The exposition introduces the setting and the characters of the story as the narrator recounts the events that led to the family renting their room to the foreign man. The family is currently comprised of the mother, the father, and Vera. They live in a basement flat and the parents are renting out their son’s room because he is gone at sea . The fact that the building does not allow Irish people for fear of terrorist attacks foreshadows Rad’s affiliation w…



The rising action is set in motion by Vera going out to the discotheque and getting drunk. When she returns home, Rad, their new lodger, helps her get cleaned up and calms her down. Vera feels very ashamed to appear drunk in front of him because she believes him to be of a different religion, most probably Muslim (152-153), and therefore thinks he does not consume alcohol. She underlines the difference between “his kind” and “one of her own”. In that moment she feels inferior to him and his culture.

After the incident, the man becomes the target of Vera’s interest. Rad becomes less reserved, no longer referring to Vera as “miss”, and the two begin to share a sort of complicity where Rad does not tell Vera’s parents about her getting drunk. Their complicity foreshadows their future relationship and Rad making Vera unknowingly responsible for the plane crash.

When they introduce themselves, Rad tells Vera that “ ‘Our names are hard for you, here. Just call me Rad’ ”. This foreshadows the fact that he is trying to conceal his identity and hide the truth about himself. Also, it could foreshadow his hidden contempt regarding Westerners.

A tension point is created when Vera strikes up a conversation with Rad. She has an internal conflict as she speaks with him, feeling like she does not want to go to the pub anymore. A change happens within her, and she seems to try to appeal to Rad and change his perception of her after he has seen her drunk: “She could not go to the pub; she could not let him know that was where she was going. …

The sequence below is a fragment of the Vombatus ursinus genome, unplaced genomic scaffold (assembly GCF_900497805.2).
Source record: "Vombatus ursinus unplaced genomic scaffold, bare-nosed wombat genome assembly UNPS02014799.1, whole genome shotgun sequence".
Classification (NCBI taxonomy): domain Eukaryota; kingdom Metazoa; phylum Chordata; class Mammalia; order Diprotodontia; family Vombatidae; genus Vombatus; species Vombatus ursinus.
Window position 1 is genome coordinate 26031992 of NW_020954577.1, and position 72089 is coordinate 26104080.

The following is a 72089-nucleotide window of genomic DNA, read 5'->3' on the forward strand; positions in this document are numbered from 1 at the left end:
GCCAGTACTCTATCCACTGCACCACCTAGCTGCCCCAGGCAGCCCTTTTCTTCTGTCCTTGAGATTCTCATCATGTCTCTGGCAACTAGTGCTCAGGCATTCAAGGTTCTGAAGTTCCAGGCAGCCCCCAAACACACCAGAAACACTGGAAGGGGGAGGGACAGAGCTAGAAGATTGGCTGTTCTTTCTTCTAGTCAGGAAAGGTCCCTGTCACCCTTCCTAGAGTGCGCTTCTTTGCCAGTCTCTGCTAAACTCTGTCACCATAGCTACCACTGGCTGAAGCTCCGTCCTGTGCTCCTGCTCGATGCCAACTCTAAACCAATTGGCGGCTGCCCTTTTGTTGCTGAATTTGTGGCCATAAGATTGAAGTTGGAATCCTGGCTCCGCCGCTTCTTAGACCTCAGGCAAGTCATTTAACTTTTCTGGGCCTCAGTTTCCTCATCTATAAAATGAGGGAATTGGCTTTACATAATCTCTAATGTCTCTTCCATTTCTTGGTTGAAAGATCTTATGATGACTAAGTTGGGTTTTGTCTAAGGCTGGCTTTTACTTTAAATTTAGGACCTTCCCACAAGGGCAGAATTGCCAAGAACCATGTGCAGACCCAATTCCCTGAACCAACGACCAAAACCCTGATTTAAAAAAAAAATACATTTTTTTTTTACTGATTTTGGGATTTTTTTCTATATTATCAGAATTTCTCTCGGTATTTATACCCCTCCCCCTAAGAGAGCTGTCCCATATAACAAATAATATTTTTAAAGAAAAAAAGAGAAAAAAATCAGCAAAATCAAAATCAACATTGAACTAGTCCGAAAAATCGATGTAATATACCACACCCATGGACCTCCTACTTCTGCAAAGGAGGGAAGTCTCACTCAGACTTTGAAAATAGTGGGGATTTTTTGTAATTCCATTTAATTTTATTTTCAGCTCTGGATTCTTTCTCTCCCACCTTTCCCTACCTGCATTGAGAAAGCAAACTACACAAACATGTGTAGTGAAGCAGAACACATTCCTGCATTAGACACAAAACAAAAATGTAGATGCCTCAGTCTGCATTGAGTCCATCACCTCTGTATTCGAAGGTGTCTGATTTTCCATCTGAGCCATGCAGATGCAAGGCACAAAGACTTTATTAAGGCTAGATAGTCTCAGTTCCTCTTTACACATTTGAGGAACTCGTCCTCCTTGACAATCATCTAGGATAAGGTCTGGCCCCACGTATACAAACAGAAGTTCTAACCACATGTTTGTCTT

The falling action begins with Vera announcing her pregnancy and future marriage with Rad to her parents. You may also see this point in the story as the classic rite of passage where a young innocent girl moves into adulthood in the shape of sexuality, marriage, and pregnancy. The parents are shocked and displeased, creating tension in the story; they ultimately accept the situation mainly because “There was a baby to be born, poor innocent”. The line also foreshadows the loss of innocent lives in the terrorist attack.

A tension point emerges when Rad tells Vera that he wants her to travel to his country to meet his parents. This event triggers a lot of changes in attitude. Vera feels like she will finally accomplish her dream to travel. She also becomes proud of her pregnancy. The parents also appreciate this, as it makes them seem modern and it shows that they have enough money to afford travelling to foreign countries: “a son-in-law who was not one of their kind became a distinction rather than a shame”.

Rad’s reluctance to host a farewe…

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